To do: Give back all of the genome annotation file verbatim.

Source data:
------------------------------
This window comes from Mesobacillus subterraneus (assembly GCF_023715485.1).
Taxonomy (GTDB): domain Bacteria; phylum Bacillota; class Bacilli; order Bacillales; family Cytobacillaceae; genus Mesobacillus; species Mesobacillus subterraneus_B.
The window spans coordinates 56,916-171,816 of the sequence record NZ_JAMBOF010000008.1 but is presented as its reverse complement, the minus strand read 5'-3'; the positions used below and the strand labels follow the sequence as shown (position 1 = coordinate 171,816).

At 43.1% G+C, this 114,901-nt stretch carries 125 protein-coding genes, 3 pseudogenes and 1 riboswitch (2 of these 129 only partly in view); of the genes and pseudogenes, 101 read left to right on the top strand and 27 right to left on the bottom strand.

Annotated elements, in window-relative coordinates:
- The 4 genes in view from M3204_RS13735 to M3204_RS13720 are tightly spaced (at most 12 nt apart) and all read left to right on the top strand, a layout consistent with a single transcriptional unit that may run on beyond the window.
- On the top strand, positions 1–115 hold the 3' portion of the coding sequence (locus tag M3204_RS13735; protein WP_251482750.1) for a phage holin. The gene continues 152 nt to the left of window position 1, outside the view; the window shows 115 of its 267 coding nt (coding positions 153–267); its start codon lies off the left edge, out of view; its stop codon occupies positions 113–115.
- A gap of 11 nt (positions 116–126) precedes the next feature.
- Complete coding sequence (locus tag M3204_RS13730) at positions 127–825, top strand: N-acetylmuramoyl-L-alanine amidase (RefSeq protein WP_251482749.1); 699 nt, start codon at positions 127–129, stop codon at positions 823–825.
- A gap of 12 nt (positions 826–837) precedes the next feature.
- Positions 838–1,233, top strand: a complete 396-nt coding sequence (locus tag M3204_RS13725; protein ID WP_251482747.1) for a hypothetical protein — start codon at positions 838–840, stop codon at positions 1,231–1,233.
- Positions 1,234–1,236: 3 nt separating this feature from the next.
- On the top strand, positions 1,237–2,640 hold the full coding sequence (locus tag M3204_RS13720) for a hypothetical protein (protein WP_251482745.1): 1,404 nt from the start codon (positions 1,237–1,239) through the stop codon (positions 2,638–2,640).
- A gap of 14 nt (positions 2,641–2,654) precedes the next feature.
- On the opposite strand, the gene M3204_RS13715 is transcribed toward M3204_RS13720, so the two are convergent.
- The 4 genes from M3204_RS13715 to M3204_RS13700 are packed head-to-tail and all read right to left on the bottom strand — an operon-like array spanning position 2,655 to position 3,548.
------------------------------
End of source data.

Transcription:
This window comes from Mesobacillus subterraneus (assembly GCF_023715485.1).
Taxonomy (GTDB): domain Bacteria; phylum Bacillota; class Bacilli; order Bacillales; family Cytobacillaceae; genus Mesobacillus; species Mesobacillus subterraneus_B.
The window spans coordinates 56,916-171,816 of the sequence record NZ_JAMBOF010000008.1 but is presented as its reverse complement, the minus strand read 5'-3'; the positions used below and the strand labels follow the sequence as shown (position 1 = coordinate 171,816).

At 43.1% G+C, this 114,901-nt stretch carries 125 protein-coding genes, 3 pseudogenes and 1 riboswitch (2 of these 129 only partly in view); of the genes and pseudogenes, 101 read left to right on the top strand and 27 right to left on the bottom strand.

Annotated elements, in window-relative coordinates:
- The 4 genes in view from M3204_RS13735 to M3204_RS13720 are tightly spaced (at most 12 nt apart) and all read left to right on the top strand, a layout consistent with a single transcriptional unit that may run on beyond the window.
- On the top strand, positions 1–115 hold the 3' portion of the coding sequence (locus tag M3204_RS13735; protein WP_251482750.1) for a phage holin. The gene continues 152 nt to the left of window position 1, outside the view; the window shows 115 of its 267 coding nt (coding positions 153–267); its start codon lies off the left edge, out of view; its stop codon occupies positions 113–115.
- A gap of 11 nt (positions 116–126) precedes the next feature.
- Complete coding sequence (locus tag M3204_RS13730) at positions 127–825, top strand: N-acetylmuramoyl-L-alanine amidase (RefSeq protein WP_251482749.1); 699 nt, start codon at positions 127–129, stop codon at positions 823–825.
- A gap of 12 nt (positions 826–837) precedes the next feature.
- Positions 838–1,233, top strand: a complete 396-nt coding sequence (locus tag M3204_RS13725; protein ID WP_251482747.1) for a hypothetical protein — start codon at positions 838–840, stop codon at positions 1,231–1,233.
- Positions 1,234–1,236: 3 nt separating this feature from the next.
- On the top strand, positions 1,237–2,640 hold the full coding sequence (locus tag M3204_RS13720) for a hypothetical protein (protein WP_251482745.1): 1,404 nt from the start codon (positions 1,237–1,239) through the stop codon (positions 2,638–2,640).
- A gap of 14 nt (positions 2,641–2,654) precedes the next feature.
- On the opposite strand, the gene M3204_RS13715 is transcribed toward M3204_RS13720, so the two are convergent.
- The 4 genes from M3204_RS13715 to M3204_RS13700 are packed head-to-tail and all read right to left on the bottom strand — an operon-like array spanning position 2,655 to position 3,548.